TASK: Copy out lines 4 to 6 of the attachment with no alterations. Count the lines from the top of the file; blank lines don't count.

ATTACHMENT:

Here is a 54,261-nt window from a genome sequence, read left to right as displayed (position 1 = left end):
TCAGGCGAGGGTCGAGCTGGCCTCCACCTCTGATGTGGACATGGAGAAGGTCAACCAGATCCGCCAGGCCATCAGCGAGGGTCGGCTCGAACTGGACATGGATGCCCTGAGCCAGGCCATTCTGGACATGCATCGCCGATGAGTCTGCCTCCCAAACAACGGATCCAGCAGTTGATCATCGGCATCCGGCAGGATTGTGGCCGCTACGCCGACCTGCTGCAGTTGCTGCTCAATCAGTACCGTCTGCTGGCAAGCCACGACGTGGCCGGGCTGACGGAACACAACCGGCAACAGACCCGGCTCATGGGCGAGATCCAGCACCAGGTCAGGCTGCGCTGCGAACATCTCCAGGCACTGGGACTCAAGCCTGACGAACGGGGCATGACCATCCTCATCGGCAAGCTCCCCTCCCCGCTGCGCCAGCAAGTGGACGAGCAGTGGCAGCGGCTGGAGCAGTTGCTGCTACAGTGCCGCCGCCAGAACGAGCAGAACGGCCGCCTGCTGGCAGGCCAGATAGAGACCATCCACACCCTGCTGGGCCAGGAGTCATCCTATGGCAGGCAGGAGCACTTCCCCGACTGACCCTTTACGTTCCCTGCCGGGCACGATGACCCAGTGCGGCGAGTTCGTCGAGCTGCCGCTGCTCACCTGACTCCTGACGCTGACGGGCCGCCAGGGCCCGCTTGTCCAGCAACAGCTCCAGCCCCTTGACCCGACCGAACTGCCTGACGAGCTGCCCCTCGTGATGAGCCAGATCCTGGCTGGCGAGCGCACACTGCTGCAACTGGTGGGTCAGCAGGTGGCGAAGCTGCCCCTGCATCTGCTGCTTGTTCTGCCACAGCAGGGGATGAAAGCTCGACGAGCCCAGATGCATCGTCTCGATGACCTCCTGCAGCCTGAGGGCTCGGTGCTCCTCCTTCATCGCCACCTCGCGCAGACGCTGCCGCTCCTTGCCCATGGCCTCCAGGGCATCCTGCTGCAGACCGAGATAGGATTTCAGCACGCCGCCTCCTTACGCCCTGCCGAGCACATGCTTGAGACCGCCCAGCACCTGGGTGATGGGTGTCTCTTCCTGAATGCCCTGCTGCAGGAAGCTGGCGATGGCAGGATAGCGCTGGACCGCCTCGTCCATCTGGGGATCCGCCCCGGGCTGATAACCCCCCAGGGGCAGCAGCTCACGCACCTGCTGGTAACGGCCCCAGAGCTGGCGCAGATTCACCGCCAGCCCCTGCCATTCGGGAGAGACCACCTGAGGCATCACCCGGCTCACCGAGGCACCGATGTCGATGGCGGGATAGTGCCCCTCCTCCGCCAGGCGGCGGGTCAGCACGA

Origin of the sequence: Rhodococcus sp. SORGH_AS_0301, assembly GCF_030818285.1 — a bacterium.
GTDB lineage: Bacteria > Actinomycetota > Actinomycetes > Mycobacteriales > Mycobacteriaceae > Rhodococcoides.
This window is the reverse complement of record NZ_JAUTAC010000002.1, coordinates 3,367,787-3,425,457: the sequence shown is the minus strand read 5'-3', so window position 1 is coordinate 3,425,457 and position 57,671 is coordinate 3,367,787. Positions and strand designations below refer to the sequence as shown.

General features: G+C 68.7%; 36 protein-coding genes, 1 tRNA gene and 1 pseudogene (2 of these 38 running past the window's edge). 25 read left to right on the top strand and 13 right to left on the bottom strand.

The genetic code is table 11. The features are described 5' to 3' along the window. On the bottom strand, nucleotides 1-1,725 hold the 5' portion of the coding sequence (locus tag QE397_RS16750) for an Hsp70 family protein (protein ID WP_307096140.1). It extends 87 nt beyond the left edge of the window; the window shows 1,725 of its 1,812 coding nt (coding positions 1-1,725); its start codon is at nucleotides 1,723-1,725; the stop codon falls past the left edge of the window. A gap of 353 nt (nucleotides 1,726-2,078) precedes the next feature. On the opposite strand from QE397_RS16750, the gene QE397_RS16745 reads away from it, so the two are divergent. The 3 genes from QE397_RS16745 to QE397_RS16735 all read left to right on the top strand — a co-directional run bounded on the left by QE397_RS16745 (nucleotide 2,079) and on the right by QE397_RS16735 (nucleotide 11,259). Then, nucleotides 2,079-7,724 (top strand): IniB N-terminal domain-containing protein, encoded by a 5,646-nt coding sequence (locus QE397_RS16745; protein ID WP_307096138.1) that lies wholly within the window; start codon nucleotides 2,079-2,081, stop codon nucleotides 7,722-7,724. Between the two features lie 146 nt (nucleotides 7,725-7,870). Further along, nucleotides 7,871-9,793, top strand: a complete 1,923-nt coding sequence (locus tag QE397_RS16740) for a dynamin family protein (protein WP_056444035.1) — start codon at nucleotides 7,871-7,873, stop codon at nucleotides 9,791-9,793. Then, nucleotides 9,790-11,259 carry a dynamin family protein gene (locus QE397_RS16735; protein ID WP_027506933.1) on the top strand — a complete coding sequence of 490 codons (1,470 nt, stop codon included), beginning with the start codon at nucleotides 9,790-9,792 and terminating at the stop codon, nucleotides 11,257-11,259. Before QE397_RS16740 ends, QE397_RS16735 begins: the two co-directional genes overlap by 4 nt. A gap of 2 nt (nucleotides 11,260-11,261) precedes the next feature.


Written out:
GTDB lineage: Bacteria > Actinomycetota > Actinomycetes > Mycobacteriales > Mycobacteriaceae > Rhodococcoides.
This window is the reverse complement of record NZ_JAUTAC010000002.1, coordinates 3,367,787-3,425,457: the sequence shown is the minus strand read 5'-3', so window position 1 is coordinate 3,425,457 and position 57,671 is coordinate 3,367,787. Positions and strand designations below refer to the sequence as shown.

General features: G+C 68.7%; 36 protein-coding genes, 1 tRNA gene and 1 pseudogene (2 of these 38 running past the window's edge). 25 read left to right on the top strand and 13 right to left on the bottom strand.